Plus, other significant reporting and analysis milestones occur quarterly. Adding in a strategy review and analysis toward achieving that strategy ensures the entire organization is pointed in the right direction, short and long-term.
6. Update Your Model Based On Fresh Data to Ensure Good Budgeting
As the FP&A team builds the budget, forecast, and analyzes actual results, a critical step in all these processes is ensuring the systemization of incorporating new data into the model.
What this doesn’t mean is exporting a CSV file from the ERP system and copy/pasting it into an Excel workbook that is intended to manage all of these processes.
By previously investigating and investing in the right tool for the job, your system seamlessly brings new data into the model for analysis. By removing human intervention, data quality is ensured, and critical time is saved for analysis, not data prep.
7. Optimal Requirements To Put Into Practice to Ensure Good Budgeting
Budgeting can be complicated, but the right approach can provide insight and clarity to help your business reach its objectives.
To ensure good budgeting practices are in place, it is crucial to follow specific guidelines such as building the budget incrementally throughout the year, incorporating scenario planning, and including non-financial data that matter.
Building the budget incrementally throughout the year involves regularly developing projections and including any changes or new developments as they occur. This incremental approach allows for flexibility in the budgeting process and provides better insight into both short-term plans and long-term objectives.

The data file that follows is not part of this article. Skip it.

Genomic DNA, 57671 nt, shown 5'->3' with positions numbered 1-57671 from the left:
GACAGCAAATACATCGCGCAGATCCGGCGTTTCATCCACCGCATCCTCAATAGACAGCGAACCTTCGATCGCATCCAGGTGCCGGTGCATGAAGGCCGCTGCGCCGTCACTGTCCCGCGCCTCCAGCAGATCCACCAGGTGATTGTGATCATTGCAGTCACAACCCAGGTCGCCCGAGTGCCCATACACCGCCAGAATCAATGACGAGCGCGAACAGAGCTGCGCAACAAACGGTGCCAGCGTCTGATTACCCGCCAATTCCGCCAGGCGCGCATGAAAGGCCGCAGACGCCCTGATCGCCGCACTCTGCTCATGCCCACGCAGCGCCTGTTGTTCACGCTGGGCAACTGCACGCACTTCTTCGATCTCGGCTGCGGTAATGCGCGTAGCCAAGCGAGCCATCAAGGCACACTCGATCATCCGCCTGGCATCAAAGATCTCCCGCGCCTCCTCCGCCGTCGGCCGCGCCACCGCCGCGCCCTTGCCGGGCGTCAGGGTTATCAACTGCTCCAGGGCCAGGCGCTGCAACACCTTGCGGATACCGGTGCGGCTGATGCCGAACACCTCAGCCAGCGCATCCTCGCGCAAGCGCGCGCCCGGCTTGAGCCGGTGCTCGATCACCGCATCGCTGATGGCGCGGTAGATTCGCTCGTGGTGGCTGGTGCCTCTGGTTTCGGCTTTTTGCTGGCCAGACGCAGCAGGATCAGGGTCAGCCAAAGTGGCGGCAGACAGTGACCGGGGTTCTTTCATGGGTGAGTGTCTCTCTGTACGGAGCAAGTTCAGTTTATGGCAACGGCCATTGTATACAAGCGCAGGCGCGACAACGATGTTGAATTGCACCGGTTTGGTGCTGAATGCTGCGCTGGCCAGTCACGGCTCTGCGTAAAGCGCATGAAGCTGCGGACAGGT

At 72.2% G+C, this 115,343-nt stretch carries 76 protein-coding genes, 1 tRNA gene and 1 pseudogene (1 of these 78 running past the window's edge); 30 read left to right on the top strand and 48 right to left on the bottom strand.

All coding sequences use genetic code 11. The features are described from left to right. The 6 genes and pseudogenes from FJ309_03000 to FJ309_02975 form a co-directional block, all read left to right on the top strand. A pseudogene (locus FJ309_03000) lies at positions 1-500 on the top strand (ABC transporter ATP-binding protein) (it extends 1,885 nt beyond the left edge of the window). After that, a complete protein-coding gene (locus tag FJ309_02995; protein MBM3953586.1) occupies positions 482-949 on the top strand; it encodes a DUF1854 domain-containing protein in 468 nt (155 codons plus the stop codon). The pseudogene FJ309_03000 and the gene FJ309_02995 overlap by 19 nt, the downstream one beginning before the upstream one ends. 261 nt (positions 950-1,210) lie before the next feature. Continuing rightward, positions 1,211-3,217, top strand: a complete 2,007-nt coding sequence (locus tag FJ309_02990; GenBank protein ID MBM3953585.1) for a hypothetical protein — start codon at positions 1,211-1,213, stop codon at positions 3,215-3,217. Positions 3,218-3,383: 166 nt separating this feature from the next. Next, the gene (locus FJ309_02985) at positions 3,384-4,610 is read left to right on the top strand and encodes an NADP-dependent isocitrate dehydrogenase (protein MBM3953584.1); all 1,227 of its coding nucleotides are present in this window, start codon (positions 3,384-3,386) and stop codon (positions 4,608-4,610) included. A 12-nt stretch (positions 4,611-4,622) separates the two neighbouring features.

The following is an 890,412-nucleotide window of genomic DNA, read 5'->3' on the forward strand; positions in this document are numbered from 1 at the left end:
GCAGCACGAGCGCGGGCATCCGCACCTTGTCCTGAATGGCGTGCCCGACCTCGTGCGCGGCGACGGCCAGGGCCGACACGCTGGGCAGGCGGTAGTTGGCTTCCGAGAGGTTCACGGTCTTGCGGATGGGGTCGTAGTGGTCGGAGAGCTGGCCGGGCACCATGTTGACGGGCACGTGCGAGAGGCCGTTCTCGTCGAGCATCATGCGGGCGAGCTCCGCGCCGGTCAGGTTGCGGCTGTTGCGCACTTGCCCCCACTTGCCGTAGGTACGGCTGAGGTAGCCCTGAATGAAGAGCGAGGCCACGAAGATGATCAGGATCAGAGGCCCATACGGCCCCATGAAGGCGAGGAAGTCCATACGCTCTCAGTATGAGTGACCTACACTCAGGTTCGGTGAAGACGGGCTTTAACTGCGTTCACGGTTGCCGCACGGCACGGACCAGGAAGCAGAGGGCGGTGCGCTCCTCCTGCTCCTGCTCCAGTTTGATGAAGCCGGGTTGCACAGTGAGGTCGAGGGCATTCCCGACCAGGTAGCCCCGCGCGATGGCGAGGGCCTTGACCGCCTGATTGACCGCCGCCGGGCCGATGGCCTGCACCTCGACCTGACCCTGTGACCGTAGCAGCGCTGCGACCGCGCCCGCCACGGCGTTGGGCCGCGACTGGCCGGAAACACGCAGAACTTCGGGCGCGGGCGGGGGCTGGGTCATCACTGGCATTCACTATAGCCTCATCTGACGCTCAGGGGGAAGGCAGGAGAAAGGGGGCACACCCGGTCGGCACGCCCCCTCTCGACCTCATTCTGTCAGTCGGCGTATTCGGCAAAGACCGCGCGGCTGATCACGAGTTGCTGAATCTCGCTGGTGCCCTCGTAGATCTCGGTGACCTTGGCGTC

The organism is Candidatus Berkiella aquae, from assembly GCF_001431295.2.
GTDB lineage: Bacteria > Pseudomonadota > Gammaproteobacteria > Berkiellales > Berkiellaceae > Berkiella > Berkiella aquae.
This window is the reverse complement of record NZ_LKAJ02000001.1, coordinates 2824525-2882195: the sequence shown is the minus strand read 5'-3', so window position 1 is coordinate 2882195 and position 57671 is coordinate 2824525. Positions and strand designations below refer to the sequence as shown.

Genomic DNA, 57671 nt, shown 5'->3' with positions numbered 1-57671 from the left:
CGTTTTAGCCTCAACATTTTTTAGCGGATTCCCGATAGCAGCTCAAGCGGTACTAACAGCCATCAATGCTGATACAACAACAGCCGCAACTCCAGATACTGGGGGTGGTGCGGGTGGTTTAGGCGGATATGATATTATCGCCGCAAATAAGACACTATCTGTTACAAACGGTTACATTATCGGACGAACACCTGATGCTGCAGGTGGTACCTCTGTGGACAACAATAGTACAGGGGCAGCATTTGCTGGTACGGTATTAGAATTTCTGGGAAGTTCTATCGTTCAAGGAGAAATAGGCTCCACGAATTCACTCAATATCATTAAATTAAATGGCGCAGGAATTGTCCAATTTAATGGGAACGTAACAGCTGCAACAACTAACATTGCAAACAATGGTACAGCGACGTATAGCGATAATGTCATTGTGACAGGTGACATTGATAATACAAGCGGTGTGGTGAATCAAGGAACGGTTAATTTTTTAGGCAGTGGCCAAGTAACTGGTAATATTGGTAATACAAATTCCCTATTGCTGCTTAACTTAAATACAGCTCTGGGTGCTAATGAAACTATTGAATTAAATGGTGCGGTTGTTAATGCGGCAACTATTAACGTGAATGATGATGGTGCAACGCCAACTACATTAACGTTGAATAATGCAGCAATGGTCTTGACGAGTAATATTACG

Incorporating scenario planning is crucial for navigating uncertainty and changes that may occur during the fiscal year. By creating different models based on potential outcomes, companies can better anticipate their needs and develop strategies for dealing with unexpected events. Having a plan B in place means that any changes or unexpected events can be navigated with greater efficiency and confidence.
Finally, including non-financial data is essential for making informed decisions when allocating resources. Non-financial metrics such as customer satisfaction and employee engagement should not be overlooked as they provide valuable insights into the business’s health, which can then inform budgeting decisions.
By following these guidelines, companies can implement good budgeting practices and use their resources better. This will help them reach their objectives and maximize returns on investment.
Build The Budget Incrementally Throughout The Year
The annual budget process is a long and arduous journey that requires skill and dedication.
FP&A professionals are typically familiar with the annual restriction of planning vacations anytime between July-October. This is the crunch time, where on top of normal responsibilities, they must take on the additional budget burden. No one looks forward to this dreaded season.
However, there is a better way to go about budgeting- by building it incrementally and regularly.
By taking a step-by-step approach, FP&A teams can incrementally create plans to help their organization reach its goals and objectives while spreading the work over a more regular cadence, ensuring the process is more robust, more accurate, and less stressful.
By starting the process early in the year, they can ensure that their plans are realistic and minimize potential risks. Doing so allows them to make timely changes, ensuring that their organizations remain on course all year round.
Incorporate Scenario Planning & what-if scenarios
The budgeting process is frequently a lengthy and challenging exercise to forge a shared vision of the future that will direct a company’s investments and activities for the upcoming year. When the budget is completed, one version is typically produced- Sales, costs, and ROI will be X.